Bitfinex CTO plays down reports that Tether was in trouble
During a Twitter Spaces conversation on May 12, Bitfinex CTO Paolo Ardoino dismissed reports that Tether was in trouble. In the early hours of May 12, USDT had shown signs of de-pegging, as its price dipped as low as $0.9410.
With markets still reeling from Terra UST losing its $1 peg, a similar situation for Tether could have set off a crypto ice age.
Tether is the industry’s biggest stablecoin by market cap and most paired, meaning the majority of liquidity in crypto markets flows through USDT.
Critics say events of this week highlight the fragility of private stablecoins. Given the loss of billions via the UST fiasco, authorities say stricter rules on stablecoins will be coming.
Ardoino sought to reassure investors, despite the drama, by saying ‘the peg was not broken.’ He referred to the firm’s ability to redeem tokens instead of its price on exchanges.
USDT holders can redeem their tokens, on the Tether website, for $1 per token. Even though exchange prices were sinking, token holders were still able to cash out at face value, minus verification and withdrawal fees,
Ardoino said, on May 12, the firm was sufficiently liquid to redeem $600 million of USDT with no problems. As USDT is a fiat-backed stablecoin, a broken peg refers to the inability to redeem tokens at face value.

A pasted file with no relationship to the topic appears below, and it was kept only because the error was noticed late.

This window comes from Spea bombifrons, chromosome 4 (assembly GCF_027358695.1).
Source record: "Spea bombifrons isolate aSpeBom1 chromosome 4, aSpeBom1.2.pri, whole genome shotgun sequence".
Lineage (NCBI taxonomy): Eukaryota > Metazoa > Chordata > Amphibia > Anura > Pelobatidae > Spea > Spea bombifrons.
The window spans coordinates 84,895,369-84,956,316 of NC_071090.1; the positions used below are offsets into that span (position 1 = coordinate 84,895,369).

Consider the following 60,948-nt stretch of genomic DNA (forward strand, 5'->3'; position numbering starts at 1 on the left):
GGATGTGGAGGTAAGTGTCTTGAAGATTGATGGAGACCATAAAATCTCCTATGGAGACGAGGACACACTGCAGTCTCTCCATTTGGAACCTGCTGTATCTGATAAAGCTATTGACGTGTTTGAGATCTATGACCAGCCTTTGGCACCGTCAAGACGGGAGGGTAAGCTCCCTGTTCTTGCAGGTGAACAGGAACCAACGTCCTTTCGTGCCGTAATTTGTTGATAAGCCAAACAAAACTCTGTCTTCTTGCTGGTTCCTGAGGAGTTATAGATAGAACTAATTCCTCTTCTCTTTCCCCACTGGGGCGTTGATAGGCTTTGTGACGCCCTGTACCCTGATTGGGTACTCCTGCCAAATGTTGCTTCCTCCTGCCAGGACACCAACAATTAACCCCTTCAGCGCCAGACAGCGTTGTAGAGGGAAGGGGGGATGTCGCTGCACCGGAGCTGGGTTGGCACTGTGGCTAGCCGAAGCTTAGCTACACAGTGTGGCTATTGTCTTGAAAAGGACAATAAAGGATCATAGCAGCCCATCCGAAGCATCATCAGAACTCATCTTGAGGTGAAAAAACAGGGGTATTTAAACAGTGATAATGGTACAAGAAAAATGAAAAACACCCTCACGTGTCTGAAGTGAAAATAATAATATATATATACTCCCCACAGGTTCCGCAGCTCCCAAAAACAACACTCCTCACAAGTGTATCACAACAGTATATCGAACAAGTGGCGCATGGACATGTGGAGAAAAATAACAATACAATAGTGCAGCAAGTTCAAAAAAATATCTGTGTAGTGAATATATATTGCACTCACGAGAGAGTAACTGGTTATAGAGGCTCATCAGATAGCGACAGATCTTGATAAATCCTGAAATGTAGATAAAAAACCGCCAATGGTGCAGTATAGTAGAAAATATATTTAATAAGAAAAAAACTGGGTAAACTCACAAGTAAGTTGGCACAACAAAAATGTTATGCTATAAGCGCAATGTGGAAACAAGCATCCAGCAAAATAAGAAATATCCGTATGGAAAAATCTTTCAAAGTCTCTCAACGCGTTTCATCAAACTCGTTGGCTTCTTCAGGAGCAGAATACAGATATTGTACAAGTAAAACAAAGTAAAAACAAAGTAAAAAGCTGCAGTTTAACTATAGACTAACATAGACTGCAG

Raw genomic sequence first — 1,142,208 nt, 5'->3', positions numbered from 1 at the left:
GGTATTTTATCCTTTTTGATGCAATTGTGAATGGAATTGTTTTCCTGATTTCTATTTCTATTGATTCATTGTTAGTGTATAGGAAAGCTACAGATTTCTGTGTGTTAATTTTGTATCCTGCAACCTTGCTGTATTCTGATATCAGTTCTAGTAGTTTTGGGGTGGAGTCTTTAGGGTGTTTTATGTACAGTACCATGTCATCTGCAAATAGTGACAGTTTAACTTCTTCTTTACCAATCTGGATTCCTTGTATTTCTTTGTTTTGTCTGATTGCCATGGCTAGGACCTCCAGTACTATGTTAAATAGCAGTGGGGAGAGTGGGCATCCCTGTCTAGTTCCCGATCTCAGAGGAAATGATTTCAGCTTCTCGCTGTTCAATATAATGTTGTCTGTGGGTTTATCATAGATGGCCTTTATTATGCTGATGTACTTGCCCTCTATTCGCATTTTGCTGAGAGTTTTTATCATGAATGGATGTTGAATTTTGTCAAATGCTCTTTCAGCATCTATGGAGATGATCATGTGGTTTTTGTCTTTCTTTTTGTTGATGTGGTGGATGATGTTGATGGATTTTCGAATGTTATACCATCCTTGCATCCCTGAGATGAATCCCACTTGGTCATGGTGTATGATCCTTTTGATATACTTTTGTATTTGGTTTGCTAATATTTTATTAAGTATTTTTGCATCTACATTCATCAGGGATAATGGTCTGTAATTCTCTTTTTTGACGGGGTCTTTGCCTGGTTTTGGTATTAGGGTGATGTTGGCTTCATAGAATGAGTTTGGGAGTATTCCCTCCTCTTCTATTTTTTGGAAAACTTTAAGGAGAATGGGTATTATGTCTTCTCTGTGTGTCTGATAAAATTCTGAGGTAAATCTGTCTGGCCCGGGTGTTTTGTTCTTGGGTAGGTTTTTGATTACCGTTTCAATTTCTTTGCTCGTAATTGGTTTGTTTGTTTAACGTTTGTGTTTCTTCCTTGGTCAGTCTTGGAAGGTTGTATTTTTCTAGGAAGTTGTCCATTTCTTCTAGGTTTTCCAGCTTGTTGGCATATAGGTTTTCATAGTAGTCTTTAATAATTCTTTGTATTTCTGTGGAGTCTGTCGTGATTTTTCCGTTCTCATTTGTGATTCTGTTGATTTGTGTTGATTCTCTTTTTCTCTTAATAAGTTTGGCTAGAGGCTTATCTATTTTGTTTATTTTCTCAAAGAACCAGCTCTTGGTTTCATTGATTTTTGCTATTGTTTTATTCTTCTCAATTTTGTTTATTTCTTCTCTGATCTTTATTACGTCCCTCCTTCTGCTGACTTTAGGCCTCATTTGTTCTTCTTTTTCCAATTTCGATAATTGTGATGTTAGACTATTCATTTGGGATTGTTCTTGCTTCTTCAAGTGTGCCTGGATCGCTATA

“It would have been broken if Tether didn’t honor redemption at $1.”
Soon after the Spaces conversation ended, the price of USDT wicked upwards to close the day at $0.9955, much to the relief of the crypto community.
The incident was another major test of investors’ nerves, which were already heavily frayed following the loss of billions via the Terra ecosystem.
Stablecoins in the spotlight
Commenting on the situation, SEC Commissioner Hester Peirce, speaking in a live panel debate hosted by the Official Monetary and Financial Institutions Forum, said this week’s events had forced regulators to sit up and pay closer attention to stablecoins.
Peirce did not detail what this could mean precisely, only that potential regulation should allow for a ‘trial and error’ framework.
“There are different potential options for approaching stablecoins…and with experimentation, we need to allow room for there to be failure.”
Samuel is a strong believer in individual autonomy and personal freedom. He is a relative newcomer to the world of cryptocurrency, having first bought Bitcoin in early 2017, but keen to make up for the lost time.Source